Canada is by size, the largest country in North America. Second in the world overall ,behind only Russia. Renowned worldwide for its vast, untouched landscape. Its blend of cultures and multifaceted history. Canada is one of the world’s wealthiest countries and a major tourist destination. Must See In Canada!
Must See In Canada
Canada is a land of vast distances and rich natural beauty. Economically and technologically, and in many other ways she closely resembles her neighbour to the south. The United States, although there are significant differences between the two countries.
While both countries have a long and continuing history of colonialism over the Indigenous people of their countries. Canada is perfectly happy with its British heritage and many Canadians are proud of this. Much of Canada’s current built environment. And influence has come primarily from immigrants from two European nations, Britain and France.
Canada’s official measurements are metric. However some people, especially those aged 40 and over, will still use the imperial system for many things. One of the most common holdovers from the imperial system is the use of feet and inches for measurement of short distances and heights. And especially the use of pounds for masses, even among younger Canadians.
However in the province of Quebec, the metric system is used more widely by the population. You will still hear older Canadians use the term ‘mile’ when referring to informal distances. And may also give temperatures in Fahrenheit when referring to pools and hot tubs. All weather forecasts will be in °C. Except for border towns such as Windsor and Niagara Falls where media often give weather forecasts in °F.
Quebec is one of the most unique regions in Canada. And for that matter, North America. Originally settled as part of New France. Quebec is culturally distinct from the rest of Canada. French is the dominant language. Unlike the rest of the country, and the province is known for great cultural sites like Quebec City’s Winter Festival. Montreal’s classic architecture, and maple syrup and poutine.
Montreal is also the second largest French-speaking city in the world. Though through centuries of influence from both the British and the French, its inhabitants have developed a distinct sense of identity.
The third largest city is Vancouver. A centre for trade with the Pacific Rim countries and the principal western gateway to Canada’s developing interior. The Vancouver Metropolitan Area, also known as “The Lower Mainland” or the “Greater Vancouver Regional District (GVRD)”, is not really one city but many. Due to a steady increase in population in the last 20 years these cities have grown together and are often collectively known as Vancouver even though technically this is not the case.
Spectacular By Nature offers the following description of the Lower Mainland as it relates to the city of Vancouver. The city is on the western-most part of a peninsula that is a major extension of the Fraser River’s delta. Several self-governing urban areas called municipalities make up Greater Vancouver. Six of them-Burnaby, New Westminster, Coquitlam, Port Coquitlam and Port Moody-are east of Vancouver. North Vancouver and West Vancouver (located on the “North Shore”) are to the north of Vancouver, separated from it by Burrard Inlet.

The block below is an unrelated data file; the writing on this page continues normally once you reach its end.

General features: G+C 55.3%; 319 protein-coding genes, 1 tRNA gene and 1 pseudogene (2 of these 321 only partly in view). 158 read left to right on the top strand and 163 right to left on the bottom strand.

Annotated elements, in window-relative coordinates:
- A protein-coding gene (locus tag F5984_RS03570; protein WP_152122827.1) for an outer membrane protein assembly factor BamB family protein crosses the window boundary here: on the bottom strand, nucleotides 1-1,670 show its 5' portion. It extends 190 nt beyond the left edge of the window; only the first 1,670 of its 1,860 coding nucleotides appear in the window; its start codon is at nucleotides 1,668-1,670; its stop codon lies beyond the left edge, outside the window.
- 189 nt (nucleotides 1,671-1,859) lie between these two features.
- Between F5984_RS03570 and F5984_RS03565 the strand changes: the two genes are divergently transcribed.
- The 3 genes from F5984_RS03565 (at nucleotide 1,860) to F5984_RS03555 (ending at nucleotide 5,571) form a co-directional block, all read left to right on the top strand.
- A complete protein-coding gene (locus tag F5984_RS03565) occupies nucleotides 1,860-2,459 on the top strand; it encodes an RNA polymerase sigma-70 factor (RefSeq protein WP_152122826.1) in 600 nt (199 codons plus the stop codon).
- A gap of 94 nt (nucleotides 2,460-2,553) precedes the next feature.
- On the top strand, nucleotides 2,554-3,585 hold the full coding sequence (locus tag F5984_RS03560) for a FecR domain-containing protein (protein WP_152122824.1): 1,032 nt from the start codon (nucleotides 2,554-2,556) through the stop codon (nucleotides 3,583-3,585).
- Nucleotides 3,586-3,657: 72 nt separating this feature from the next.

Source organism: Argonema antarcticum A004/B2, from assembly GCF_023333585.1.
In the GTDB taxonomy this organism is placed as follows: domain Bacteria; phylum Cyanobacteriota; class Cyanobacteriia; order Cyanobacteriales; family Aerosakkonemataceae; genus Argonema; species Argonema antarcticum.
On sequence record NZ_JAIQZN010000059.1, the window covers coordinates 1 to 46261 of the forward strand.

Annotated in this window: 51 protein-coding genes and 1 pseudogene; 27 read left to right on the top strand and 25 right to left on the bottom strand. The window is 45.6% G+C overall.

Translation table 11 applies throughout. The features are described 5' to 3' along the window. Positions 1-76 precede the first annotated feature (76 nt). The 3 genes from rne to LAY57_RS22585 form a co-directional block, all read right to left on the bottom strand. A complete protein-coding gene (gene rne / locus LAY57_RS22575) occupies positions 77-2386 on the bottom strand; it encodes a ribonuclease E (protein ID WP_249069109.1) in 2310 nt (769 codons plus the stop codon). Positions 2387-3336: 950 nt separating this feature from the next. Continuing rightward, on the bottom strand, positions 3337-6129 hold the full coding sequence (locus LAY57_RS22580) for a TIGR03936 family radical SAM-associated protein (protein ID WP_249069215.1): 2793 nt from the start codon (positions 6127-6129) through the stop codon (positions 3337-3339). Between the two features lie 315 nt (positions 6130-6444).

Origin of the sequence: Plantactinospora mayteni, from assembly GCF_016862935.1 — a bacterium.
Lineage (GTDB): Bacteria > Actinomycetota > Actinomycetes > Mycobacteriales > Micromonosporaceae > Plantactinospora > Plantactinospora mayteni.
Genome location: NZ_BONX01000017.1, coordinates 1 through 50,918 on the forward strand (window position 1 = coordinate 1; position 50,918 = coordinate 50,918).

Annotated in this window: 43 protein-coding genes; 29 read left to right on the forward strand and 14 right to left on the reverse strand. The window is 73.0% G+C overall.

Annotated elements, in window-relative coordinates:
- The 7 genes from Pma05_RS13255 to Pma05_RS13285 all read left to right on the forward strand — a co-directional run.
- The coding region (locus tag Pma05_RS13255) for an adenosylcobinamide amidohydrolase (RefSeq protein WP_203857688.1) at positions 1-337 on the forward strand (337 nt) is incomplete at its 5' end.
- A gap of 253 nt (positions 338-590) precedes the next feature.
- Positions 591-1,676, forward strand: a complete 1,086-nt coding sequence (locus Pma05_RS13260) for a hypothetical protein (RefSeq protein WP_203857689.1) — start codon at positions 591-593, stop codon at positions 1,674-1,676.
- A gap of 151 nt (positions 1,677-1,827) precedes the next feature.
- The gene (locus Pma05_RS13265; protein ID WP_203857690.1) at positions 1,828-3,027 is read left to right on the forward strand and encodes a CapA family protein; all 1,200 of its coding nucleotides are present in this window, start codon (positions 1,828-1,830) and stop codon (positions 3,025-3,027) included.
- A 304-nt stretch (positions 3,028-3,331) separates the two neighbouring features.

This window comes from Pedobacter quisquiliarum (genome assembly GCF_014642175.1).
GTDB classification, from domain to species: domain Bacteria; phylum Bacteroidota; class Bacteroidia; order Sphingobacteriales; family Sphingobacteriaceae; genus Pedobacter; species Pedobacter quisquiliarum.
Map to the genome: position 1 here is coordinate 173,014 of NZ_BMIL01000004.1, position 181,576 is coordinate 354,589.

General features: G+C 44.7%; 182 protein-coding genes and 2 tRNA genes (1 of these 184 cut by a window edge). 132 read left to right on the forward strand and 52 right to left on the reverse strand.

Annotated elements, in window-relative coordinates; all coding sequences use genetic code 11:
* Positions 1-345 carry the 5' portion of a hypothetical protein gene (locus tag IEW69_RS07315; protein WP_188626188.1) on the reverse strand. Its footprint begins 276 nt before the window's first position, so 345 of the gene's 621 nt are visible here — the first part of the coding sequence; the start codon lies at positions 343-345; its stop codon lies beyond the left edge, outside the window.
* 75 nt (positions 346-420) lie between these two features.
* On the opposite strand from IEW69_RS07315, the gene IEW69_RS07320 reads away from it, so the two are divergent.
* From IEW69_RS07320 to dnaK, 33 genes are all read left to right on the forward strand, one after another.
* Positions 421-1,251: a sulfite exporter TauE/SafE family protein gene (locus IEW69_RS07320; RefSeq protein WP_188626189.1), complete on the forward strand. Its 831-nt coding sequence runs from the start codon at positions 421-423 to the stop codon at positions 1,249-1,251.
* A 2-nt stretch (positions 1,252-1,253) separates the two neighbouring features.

Capital of the province of Ontario, southeastern Canada. It has the most populous metropolitan area in Canada. And as the most important city in Canada’s most prosperous province. Is the country’s financial and commercial centre.Its location on the northern shore of Lake Ontario, which forms part of the border between Canada and the United States, and its access to Atlantic shipping via the St. Lawrence Seaway and to major U.S. industrial centres via the Great Lakes has enabled Toronto to become an important international trading centre.
The site of the city is almost uniformly flat. Although 3 to 4 miles (5 to 6 km) inland there is a fairly sharp rise of some 40 feet (12 metres). The shoreline elevation of the former glacial Lake Iroquois. Streets are laid out in a grid. Although the pattern is modified to some extent by diagonal roads roughly following the shoreline. The central business areas are located around Bloor and Yonge streets and Yonge and Queen streets.
The name Ottawa comes from the Algonquin word adawe – which means to trade, so it’s always been an important business centre. Ottawa is the seventh coldest capital in the world. Others that are colder include in order of coldest first are Ulaan-Baatar in Mongolia, Astana in Kazakhastan, Moscow, Helsinki, Reykjavik in Iceland and Tallin in Estonia. Nearly half the population is under the age of 35 – making it one of the youngest cities in the country.
The beautiful Château Laurier Hotel is said to be haunted by the ghost of Charles Melville Hays, the president of the company that built the hotel. Hays died on the Titanic, 12 days before the hotel’s opening. As the capital city of Canada, Ottawa has Canadian culture at its best. It has the best National museums, galleries and concert halls. For nature lovers there are parks, rivers, lakes, beaches. Nearby in fact, there is a wild-life park that showcases all the famous animals of Canada, such as wolves, bears, beavers and deer.